- Does your child use a lot of different words for things? Here, it’s important to gauge a child’s vocabulary size and their connections among vocabulary words. Both vocabulary breadth and depth are important. Remember too that this information needs to be combined with testing in English to get an idea of whether the vocabulary is of sufficient variety across the two languages.
- Does your child make grammatical errors? Here, we want to get examples of the kinds of grammatical errors that children make in their home language as well as those that they make in English. We want to look for markers of language impairment in both their languages. This is especially challenging when we don’t have enough knowledge of the language, but there are researchers who are looking at different languages and documenting the kinds of errors that children with language impairment make in those languages. The work of Larry Leonard and many of his colleagues have made significant strides in describing these errors in different languages. We would expect bilingual children with language impairment to make many of the same errors that monolingual children make. Note however that they may additionally make ESL errors or errors in their home language that are influenced by contact with English. A key issue here is that typically developing children seem to have better strategies even if they are still in the process of learning English. For example, work that Jacobson and Schwartz have done with Spanish-English bilingual children with and without language impairment demonstrated that both groups made tense errors. The difference was that typical children tried to mark tense but sometimes got it wrong (e.g., past tense: runned for ran) while the children with impairments did not mark tense (e.g., past tense: run for ran). Children in the process of learning English as a second language will make errors, but typical children make errors that do not interfere as much with the message.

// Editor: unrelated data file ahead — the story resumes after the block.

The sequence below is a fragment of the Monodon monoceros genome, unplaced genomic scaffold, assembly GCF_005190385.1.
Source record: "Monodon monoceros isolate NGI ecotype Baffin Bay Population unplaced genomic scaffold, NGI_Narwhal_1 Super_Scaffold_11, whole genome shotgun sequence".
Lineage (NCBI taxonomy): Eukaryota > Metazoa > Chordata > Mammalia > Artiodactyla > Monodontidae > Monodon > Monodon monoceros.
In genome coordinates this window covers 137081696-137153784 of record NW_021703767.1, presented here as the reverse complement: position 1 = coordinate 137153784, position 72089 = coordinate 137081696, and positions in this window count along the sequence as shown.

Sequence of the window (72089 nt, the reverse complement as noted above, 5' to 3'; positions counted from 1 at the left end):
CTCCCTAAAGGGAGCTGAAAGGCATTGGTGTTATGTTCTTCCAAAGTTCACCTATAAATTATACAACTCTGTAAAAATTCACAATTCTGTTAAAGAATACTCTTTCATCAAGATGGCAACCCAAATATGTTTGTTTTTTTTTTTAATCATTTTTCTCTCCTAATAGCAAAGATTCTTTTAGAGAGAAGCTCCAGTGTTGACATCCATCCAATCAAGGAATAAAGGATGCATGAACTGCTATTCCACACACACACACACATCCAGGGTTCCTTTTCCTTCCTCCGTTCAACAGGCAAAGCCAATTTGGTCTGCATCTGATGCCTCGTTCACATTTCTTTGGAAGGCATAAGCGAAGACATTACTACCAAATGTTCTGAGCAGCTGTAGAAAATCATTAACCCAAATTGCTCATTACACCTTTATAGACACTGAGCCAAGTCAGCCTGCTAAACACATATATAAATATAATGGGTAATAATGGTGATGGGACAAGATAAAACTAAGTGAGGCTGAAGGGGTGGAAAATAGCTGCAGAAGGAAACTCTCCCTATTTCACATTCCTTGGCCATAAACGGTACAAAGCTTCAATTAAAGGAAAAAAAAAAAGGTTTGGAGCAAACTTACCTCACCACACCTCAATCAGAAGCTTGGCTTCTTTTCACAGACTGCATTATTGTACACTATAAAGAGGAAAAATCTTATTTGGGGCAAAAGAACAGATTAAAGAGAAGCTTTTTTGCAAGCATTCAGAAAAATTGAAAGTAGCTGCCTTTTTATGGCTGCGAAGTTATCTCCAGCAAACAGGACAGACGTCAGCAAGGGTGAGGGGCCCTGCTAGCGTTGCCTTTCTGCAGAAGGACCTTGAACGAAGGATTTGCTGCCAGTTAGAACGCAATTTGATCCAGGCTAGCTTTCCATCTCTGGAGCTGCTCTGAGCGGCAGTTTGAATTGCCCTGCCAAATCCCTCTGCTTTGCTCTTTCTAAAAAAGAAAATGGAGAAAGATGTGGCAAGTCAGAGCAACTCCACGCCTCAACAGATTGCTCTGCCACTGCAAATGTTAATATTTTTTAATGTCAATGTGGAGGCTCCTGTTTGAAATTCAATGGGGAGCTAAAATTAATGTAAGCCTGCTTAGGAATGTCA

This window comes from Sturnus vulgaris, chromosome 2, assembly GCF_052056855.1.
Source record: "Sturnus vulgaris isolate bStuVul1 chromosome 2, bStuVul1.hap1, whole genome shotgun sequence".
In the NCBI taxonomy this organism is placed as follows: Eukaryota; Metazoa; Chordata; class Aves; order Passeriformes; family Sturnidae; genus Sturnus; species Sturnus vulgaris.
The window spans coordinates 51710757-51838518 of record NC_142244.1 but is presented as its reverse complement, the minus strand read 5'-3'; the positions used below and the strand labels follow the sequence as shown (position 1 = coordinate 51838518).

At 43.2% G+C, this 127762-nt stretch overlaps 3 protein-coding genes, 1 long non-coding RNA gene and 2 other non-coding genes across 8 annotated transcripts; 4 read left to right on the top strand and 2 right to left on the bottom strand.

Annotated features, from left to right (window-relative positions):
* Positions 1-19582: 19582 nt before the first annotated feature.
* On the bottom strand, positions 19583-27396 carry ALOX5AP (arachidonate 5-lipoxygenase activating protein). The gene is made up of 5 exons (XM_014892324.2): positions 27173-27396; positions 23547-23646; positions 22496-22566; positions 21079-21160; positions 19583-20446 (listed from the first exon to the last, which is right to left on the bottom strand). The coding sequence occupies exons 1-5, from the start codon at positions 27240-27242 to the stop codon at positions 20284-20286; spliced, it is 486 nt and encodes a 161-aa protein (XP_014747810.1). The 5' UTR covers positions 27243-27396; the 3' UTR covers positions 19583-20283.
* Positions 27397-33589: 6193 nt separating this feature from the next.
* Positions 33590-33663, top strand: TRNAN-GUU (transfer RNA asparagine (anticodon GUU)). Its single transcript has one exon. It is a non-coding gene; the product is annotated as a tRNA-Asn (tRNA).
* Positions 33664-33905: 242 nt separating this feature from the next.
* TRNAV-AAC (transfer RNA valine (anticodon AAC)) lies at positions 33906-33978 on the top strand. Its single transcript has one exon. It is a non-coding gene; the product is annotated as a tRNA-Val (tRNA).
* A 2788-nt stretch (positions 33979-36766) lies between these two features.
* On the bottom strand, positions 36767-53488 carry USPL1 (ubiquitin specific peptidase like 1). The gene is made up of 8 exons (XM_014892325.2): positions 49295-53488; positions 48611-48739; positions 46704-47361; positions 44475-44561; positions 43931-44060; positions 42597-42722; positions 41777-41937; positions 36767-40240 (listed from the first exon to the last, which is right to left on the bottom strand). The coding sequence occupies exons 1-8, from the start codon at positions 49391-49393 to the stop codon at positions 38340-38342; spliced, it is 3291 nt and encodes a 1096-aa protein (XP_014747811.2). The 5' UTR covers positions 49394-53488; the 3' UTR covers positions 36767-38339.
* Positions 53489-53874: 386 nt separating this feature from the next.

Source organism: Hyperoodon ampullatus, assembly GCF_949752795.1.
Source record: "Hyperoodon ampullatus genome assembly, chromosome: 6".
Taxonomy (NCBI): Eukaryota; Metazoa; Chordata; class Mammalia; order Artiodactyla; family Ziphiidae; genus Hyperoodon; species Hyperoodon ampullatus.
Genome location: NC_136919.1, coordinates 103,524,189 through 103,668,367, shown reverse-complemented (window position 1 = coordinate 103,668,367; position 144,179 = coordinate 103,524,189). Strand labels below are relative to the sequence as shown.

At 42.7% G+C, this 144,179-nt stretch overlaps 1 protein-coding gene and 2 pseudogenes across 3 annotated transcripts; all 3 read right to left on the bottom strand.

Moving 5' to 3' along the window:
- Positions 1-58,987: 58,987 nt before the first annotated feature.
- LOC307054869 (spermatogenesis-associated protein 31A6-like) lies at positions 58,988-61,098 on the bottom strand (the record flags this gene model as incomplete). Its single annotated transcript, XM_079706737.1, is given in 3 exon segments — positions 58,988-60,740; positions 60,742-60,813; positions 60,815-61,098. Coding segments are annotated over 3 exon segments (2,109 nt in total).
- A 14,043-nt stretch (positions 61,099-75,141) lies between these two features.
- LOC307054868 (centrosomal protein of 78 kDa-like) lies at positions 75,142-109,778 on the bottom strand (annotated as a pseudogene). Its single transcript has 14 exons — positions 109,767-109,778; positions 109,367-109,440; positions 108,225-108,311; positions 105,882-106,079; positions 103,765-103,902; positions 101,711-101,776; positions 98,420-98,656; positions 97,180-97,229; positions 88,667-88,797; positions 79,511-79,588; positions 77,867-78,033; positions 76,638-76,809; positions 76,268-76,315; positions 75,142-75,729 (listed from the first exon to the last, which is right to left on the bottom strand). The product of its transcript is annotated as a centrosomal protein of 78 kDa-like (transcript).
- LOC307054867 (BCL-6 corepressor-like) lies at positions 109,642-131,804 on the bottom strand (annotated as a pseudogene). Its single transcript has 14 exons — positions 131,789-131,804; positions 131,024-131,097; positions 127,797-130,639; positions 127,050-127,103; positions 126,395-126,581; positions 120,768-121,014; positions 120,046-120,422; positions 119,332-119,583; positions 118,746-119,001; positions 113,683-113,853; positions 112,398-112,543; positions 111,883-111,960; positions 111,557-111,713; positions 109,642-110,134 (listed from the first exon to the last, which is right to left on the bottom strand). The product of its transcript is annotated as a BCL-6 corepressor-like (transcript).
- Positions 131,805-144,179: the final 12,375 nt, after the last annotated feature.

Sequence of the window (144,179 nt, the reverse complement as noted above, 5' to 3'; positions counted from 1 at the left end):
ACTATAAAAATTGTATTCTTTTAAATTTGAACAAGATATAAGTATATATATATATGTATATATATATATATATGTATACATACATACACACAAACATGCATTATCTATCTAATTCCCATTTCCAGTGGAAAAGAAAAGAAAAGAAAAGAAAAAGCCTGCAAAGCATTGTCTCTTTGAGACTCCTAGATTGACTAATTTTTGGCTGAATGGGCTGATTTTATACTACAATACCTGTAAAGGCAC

Some language sampling is in order here. As I’ve talked about before, I like narrative samples. They’re quick, fairly universal, and a good way to determine whether the child can be an effective communicator in their language and in English, even if they make errors. Children with language impairment will use more restricted vocabulary and grammatical structure in both languages. Their stories will be more sparse and immature. On the other hand typical children should not demonstrate these same difficulties. Yes, they will likely make errors, and in their second language they’ll often use more restricted vocabulary. Yet, the quality of their stories is different. They take the listener into account more, they will often find a way of making themselves understood.
What about testing?
After doing parent and teacher interviews and looking at children’s cum folders to educational history and progress in acquisition of English and the home language (depending on the language of instruction), some testing is appropriate. What tests should be given? Many of our standardized tests do not apply as most of you know. But, I think that there are some tests that can give us useful information. Some caveats though.
- Ignore the standard scores—these will not help you very much.